This is a sampling from Bay Area News Group's Political Blotter blog. Read more and post comments at www.ibabuzz.com/politics.
Don't call it a comeback, because he's been here for years.
After parallel careers in the private sector (in telecommunications and investment banking, an early and lucrative role at eBay and now as a prominent venture capitalist) and Democratic politics (a congressional staffer, Carter administration energy official, state Public Utilities Commission aide and state party officer before his four years as state controller and his defeat in a hotly contested gubernatorial primary) Steve Westly is preparing to emerge onto the public scene once more, but he's never really gone away.
I had lunch with Westly today at the Menlo Park office of the Westly Group, the clean-technology-and-social-change-minded investment outfit he founded in 2008. His team had reached out to me last week saying he wanted to catch up, as he intends to step up his political activity in coming months.
His visible political activity, that is. He has been quite busy, mostly behind the scenes, in recent years as a top-level fundraiser for President Barack Obama's 2008 and 2012 campaigns.
In fact, Republicans last year made Westly a poster boy for their accusations of Obama's "crony capitalism," noting that after he raised more than $500,000 for Obama's 2008 campaign and began serving on a special advisory panel to Energy Secretary Steven Chu, several companies in which the Westly Group had investments received more than half a billion in government support. The bulk of that sum was a $465 million Energy Department loan to electric-car manufacturer Tesla Motors, based in Palo Alto; Tesla announced in May that it had repaid the entire loan plus interest, nine years earlier than required.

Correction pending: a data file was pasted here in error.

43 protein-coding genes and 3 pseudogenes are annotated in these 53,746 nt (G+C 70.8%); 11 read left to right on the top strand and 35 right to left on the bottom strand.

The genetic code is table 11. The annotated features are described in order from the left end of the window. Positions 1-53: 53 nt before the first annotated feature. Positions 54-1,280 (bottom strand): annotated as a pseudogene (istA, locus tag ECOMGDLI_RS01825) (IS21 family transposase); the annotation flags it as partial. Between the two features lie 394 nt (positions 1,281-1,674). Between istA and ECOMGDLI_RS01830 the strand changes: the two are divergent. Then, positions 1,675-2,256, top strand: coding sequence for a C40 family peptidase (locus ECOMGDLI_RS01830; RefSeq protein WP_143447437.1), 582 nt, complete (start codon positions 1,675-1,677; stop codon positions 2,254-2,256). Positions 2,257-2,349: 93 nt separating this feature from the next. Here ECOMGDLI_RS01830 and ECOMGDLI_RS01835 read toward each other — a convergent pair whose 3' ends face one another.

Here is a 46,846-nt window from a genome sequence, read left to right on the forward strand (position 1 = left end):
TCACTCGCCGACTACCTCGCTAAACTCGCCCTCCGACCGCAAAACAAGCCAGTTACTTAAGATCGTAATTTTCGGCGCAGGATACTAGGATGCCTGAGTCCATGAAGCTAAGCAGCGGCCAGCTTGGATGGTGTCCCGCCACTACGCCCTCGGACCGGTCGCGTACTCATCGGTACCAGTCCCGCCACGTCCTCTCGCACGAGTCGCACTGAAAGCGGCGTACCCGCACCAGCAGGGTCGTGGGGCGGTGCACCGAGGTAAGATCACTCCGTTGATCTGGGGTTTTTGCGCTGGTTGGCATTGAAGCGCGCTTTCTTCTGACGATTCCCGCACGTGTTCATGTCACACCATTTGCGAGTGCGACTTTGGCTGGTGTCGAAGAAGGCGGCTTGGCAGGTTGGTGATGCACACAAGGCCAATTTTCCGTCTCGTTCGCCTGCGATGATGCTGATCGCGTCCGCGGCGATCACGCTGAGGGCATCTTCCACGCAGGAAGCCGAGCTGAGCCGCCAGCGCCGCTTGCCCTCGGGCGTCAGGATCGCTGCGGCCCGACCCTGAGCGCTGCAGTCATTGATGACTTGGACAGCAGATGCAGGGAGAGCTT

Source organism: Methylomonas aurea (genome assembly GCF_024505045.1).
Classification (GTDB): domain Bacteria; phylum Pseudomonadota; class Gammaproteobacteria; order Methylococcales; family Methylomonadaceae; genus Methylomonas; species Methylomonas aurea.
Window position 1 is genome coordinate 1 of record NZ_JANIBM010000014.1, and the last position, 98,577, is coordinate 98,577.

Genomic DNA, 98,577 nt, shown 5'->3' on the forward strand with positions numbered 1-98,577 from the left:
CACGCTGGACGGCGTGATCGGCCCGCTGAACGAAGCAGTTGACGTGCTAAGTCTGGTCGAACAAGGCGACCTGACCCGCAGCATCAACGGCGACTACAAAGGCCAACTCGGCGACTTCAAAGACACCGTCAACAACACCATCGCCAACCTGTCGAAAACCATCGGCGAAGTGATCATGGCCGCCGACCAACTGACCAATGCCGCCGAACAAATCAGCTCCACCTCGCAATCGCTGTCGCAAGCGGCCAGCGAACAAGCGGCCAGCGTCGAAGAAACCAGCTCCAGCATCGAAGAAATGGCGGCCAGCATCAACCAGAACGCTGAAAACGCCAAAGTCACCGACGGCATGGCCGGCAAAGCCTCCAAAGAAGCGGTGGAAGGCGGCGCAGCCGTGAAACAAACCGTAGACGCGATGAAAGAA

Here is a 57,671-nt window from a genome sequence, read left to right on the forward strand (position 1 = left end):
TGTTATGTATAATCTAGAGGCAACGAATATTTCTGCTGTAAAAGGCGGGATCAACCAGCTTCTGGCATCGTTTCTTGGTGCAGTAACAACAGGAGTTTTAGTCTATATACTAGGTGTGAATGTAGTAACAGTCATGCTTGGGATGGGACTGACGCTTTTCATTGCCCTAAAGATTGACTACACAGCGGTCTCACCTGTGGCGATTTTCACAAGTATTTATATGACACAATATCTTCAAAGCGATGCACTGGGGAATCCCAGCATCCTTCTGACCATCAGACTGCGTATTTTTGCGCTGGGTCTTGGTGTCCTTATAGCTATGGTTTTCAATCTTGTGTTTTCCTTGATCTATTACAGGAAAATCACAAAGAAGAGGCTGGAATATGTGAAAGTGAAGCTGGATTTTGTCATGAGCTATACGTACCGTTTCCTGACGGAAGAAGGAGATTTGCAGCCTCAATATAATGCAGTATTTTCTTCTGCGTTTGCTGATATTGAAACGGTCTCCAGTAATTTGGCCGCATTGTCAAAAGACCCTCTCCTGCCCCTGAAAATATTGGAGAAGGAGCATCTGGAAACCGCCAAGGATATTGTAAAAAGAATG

Westly today repeated what he'd said last year: That he never talked to anyone at the Energy Department about any of his investments; that the advisory board held only public, videotaped meetings and never discussed investments; and that he never spoke with Chu or was even in his office.
He's clearly proud of Tesla, and thinks the company will set a new standard for U.S. and world auto manufacturing as the price of the cars' high-performance batteries (the biggest cost in producing the cars, which now sell for at least about $60,000) continues to decline.
Although we talked about that and many other things -- including his coaching of his kids' athletic teams; the 17th Congressional District race, in which he's supporting Democratic upstart Ro Khanna over incumbent Rep. Mike Honda; Lady Gaga; and immigration reform -- that's not really what we'd met to discuss.
Westly, now a few weeks shy of his 57th birthday, said he anticipates Gov. Jerry Brown easily will win re-election next year, but he's looking further down the road to 2016 when U.S. Sen. Barbara Boxer's current term will be up, and 2018, when Brown will be term-limited out and U.S. Sen. Diane Feinstein's term will expire.
"There will be opportunities," he said, soon after discussing Khanna in terms that he might also apply to himself. "I think people more than ever want to see new blood, new ideas, and get away from partisanship."
There will be rivals for those opportunities, for sure; Lt. Gov. Gavin Newsom and Attorney General Kamala Harris are among the most prominent on a long list of names who undoubtedly are eyeing those races.
But Westly has national ties to the Obama fundraising network; close relationships with Silicon Valley's most prominent business figures; experience in statewide office; and very, very deep pockets -- he put $35.2 million of his own money into his last campaign.
He also has an advantage that he lacked when the more liberal state Treasurer Phil Angelides beat him in that 2006 gubernatorial primary: California's new top-two primary system. The socially liberal but relatively fiscally conservative Westly could have a leg up in attracting nonpartisans, who now make up almost 21 percent of the state's registered voters.